The sad news came Tuesday while I was on my way to dinner with a friend. A noble life of purpose had ended. Barbara Bush had passed at age 92.Naturally, the table conversation revolved around this remarkable woman. As the evening wound down, an email arrived, an invitation to the Service of Celebration and Thanksgiving Saturday at 11. Will you be coming? The missive reflected Mrs. Bush’s personality: prepared, prompt, direct and thoughtful.

The email also had a picture of Mrs. Bush: grey hair, eyes crinkly and welcoming, the soft smile that bespoke kindness and great joy—and pearls, three strands of them, elegant but understated. You could almost hear her explaining the rapid notice: Well, of course. People are busy and we want our friends to know so they can come if they can. It’s the right thing to do.

When we think of the Greatest Generation, martial virtues often spring to mind—young men in an unimaginably violent struggle, saving the civilized world. Men like George H.W. Bush, who joined the Navy on his 18th birthday to serve as a torpedo bomber pilot and was later shot down over the Pacific.

But there was another, no less admirable part of that generation, epitomized by Mrs. Bush. The two met at a Christmas party, she 16 in a green and red holiday dress and he a year older. Because he couldn’t waltz, they sat and talked and fell in love.

Strong, smart and outspoken, Mrs. Bush was her husband’s indispensable partner when the war ended and it was time for life to begin anew. All that he achieved in their extraordinary life together was possible only because of her wisdom, unceasing love, bracing candor and sturdy values.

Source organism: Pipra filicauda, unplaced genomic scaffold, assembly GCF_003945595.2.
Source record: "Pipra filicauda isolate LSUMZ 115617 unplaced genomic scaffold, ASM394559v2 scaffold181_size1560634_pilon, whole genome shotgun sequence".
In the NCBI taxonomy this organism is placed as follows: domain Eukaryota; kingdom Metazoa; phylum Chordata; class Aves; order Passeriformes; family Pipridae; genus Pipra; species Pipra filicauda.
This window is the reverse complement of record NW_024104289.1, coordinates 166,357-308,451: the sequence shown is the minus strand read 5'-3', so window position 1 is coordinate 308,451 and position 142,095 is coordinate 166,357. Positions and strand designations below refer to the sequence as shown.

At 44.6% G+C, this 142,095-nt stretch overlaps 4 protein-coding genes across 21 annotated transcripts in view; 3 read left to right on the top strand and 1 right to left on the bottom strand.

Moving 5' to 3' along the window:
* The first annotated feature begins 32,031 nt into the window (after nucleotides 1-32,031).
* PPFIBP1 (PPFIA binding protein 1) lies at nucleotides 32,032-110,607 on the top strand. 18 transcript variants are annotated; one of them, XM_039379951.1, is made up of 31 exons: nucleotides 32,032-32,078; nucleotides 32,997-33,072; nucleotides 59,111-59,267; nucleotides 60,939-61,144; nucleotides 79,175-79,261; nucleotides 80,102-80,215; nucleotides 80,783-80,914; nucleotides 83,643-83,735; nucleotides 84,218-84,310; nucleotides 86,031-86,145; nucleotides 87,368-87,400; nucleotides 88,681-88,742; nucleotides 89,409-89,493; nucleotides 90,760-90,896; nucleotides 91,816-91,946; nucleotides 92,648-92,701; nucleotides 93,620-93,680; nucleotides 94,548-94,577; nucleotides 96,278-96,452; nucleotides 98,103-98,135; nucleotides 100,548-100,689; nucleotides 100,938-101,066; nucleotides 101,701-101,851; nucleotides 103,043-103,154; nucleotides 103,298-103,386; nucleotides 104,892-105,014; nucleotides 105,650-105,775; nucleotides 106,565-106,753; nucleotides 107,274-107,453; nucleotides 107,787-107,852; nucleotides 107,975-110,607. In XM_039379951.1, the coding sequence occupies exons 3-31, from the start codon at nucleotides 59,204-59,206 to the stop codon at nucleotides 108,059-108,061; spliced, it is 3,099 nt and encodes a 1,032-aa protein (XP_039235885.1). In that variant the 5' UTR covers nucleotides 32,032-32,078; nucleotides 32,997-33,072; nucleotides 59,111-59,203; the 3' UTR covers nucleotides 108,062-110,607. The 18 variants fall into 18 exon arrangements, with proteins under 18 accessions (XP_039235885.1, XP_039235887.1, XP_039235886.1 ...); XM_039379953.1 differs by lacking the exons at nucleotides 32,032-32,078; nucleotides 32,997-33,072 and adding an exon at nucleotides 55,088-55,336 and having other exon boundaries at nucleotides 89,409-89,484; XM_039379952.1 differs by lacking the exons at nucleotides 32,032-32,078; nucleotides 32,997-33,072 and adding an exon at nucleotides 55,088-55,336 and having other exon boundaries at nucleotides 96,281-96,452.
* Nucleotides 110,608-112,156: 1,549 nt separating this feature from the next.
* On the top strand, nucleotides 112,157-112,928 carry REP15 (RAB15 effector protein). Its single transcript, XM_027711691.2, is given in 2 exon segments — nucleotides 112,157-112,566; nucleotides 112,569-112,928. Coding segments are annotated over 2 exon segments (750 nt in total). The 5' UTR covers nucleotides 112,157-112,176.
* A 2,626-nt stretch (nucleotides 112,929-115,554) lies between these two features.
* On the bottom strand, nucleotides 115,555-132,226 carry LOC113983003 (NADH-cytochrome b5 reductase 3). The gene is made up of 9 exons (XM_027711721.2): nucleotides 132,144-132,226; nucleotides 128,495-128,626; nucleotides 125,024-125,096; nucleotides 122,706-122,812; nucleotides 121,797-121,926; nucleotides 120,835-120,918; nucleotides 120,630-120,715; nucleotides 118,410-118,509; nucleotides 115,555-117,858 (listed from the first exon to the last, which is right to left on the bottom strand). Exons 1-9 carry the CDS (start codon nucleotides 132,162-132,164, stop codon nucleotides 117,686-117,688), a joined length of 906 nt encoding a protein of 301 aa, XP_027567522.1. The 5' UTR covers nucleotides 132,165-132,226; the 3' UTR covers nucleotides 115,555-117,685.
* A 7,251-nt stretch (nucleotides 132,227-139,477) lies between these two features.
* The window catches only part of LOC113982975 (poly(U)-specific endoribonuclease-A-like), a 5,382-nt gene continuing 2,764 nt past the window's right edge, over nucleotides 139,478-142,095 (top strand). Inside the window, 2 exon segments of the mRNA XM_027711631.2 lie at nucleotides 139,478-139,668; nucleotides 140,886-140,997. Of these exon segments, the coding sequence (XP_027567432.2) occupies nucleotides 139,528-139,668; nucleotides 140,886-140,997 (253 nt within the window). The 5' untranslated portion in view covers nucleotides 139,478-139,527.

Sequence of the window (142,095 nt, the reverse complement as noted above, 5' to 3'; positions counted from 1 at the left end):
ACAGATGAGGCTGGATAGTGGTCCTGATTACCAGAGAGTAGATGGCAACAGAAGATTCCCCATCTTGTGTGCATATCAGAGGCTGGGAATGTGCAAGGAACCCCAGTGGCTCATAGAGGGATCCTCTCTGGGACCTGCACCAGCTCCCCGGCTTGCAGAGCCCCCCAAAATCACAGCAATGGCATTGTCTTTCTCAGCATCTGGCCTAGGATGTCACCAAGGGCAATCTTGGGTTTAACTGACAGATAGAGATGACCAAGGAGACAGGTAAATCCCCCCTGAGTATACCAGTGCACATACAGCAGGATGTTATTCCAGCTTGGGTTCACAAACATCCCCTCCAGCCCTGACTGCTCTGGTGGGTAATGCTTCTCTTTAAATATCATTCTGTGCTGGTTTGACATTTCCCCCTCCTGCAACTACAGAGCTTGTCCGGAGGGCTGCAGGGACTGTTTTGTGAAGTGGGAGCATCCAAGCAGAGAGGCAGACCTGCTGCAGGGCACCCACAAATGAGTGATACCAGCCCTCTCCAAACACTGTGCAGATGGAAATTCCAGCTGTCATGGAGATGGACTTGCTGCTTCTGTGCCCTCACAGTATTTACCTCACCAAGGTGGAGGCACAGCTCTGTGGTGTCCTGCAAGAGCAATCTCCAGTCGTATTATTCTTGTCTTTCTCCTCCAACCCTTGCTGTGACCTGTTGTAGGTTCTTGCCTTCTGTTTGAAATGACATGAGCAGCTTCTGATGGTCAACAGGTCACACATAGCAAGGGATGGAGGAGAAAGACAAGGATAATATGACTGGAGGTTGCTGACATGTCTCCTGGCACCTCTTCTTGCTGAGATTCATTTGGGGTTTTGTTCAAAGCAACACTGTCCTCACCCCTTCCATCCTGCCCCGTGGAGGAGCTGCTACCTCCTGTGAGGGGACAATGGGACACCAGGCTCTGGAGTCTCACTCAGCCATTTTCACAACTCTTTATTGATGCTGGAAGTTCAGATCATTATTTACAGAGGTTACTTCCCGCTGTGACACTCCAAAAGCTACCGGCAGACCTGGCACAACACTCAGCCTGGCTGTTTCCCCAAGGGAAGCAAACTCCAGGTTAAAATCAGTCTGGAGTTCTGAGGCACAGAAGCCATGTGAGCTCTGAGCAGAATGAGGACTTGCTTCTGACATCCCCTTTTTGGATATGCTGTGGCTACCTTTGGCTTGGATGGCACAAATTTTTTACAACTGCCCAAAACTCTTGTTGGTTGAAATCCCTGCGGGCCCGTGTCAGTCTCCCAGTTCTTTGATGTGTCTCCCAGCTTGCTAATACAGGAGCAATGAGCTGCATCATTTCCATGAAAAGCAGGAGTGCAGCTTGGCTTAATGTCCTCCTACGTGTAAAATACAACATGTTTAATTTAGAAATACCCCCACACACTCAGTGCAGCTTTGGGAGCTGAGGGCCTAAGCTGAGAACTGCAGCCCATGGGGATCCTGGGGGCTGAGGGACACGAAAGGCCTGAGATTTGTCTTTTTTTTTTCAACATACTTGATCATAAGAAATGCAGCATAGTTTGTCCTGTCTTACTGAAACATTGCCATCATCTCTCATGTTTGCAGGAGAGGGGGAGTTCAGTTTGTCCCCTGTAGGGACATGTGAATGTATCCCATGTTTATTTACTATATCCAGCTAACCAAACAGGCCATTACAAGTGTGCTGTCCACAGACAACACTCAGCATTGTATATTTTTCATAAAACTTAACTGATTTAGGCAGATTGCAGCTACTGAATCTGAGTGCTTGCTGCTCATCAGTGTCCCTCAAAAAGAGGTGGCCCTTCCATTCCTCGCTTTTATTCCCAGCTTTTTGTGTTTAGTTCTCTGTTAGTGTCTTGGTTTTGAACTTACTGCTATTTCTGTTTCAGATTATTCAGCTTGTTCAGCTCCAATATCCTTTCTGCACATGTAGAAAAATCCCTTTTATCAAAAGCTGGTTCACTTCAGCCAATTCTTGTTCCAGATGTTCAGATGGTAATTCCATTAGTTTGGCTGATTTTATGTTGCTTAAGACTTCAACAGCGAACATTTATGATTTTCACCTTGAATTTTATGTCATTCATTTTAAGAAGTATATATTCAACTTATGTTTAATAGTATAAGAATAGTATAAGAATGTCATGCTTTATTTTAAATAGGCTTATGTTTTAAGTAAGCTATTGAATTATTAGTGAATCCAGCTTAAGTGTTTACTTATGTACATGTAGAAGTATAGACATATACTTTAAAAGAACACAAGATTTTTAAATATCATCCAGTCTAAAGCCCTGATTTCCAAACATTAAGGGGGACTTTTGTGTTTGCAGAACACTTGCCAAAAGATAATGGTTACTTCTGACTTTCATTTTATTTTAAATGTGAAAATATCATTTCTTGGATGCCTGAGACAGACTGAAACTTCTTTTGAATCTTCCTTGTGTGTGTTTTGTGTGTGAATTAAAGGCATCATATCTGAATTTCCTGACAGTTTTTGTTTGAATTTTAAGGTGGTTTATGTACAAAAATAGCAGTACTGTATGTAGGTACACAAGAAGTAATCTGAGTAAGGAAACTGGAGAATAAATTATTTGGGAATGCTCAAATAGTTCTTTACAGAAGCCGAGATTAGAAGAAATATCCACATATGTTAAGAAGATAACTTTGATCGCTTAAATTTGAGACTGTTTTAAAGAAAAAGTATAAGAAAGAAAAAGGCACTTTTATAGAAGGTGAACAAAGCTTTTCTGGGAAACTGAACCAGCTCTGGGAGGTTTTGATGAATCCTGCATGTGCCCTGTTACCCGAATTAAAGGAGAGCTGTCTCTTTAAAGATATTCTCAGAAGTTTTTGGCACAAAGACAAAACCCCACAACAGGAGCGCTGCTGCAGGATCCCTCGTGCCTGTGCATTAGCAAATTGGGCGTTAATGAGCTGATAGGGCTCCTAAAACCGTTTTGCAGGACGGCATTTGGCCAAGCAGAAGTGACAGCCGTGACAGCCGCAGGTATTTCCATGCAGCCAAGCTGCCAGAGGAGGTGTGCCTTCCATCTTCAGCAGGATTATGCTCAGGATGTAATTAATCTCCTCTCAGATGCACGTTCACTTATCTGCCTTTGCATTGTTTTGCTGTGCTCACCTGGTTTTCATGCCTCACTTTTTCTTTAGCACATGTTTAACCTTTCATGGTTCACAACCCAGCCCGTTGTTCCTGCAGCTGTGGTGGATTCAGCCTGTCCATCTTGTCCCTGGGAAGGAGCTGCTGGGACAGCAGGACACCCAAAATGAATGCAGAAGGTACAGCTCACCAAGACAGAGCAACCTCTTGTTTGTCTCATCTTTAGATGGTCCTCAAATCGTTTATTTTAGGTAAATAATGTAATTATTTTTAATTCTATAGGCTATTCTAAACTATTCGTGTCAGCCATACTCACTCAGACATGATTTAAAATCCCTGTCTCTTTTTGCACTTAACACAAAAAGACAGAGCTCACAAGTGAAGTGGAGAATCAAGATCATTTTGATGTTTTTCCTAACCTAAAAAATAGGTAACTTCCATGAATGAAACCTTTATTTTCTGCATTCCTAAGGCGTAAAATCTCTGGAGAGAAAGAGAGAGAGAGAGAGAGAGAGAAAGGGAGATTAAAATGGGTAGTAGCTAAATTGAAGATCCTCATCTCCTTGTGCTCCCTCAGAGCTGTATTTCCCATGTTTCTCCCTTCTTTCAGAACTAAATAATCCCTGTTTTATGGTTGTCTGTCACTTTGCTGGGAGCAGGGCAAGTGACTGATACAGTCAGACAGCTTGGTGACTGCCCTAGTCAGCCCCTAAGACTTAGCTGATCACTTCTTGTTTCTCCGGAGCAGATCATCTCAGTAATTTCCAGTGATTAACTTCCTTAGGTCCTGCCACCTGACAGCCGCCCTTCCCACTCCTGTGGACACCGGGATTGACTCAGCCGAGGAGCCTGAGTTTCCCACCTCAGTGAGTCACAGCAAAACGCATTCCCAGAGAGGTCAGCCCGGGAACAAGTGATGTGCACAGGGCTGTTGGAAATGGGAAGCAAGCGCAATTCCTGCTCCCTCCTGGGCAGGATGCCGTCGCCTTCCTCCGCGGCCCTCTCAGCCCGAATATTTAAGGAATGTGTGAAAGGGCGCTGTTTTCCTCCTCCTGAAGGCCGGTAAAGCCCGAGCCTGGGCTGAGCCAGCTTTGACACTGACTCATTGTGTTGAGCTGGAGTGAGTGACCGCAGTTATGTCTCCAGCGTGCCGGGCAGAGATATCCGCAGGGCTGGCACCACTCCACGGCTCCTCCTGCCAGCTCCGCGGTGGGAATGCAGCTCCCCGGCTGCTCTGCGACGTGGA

Her loyalty brought out the best in everyone around them. I first met Mrs. Bush when I was 22 and working for her husband, then Republican National Committee chairman. Decades later, toiling for her son at the White House, I was still nervous whether she felt I was giving it my best.

Long before she said as first lady, “What happens in your house is more important than what happens in the White House,” Mrs. Bush focused on what was happening in her house. The children she raised are testimony to a mother who taught respect, integrity, hard work, and faith and gave unconditional love.

For Mrs. Bush, the right thing always involved service to others. Her most visible cause was literacy. She inspired millions to provide a window to a larger world of imagination, knowledge and beauty by helping someone learn to read.

There was another cause, more private at first because it was deeply personal. After losing their first daughter, Robin, to leukemia at age 3—a wound handled with grace but never fully recovered from—the Bushes made defeating cancer a central focus of their lives.

One memory: As first lady in 1989, she visited a hospital and cradled an AIDS baby in her arms. That may not seem like much now, but at the time, some people mistakenly thought the deadly disease was transmitted by contact. No matter; she saw a child of God in need of being held and comforted.

In her passing, no person has suffered a greater loss than her husband. Bush men have a way of marrying formidable women. That was the case with President Bush 41’s father, Sen. Prescott Bush. When his wife and 41’s mother, Dorothy Walker Bush, died in 1992, the then-president wrote his brother Jonathan to thank him for a tribute he’d made at the funeral, saying, “Our compass is spinning a little.”

Today in Houston, George H. W. Bush’s compass is spinning a lot. He has lost the love of his life and his wife of 73 years. May the God of tender mercies bless and comfort him, the remarkable children he and his wife brought into this world, and the many grandchildren whom they loved and enjoyed so deeply.

I shall continue discussing Bushes and the Greatest Generation on May 9.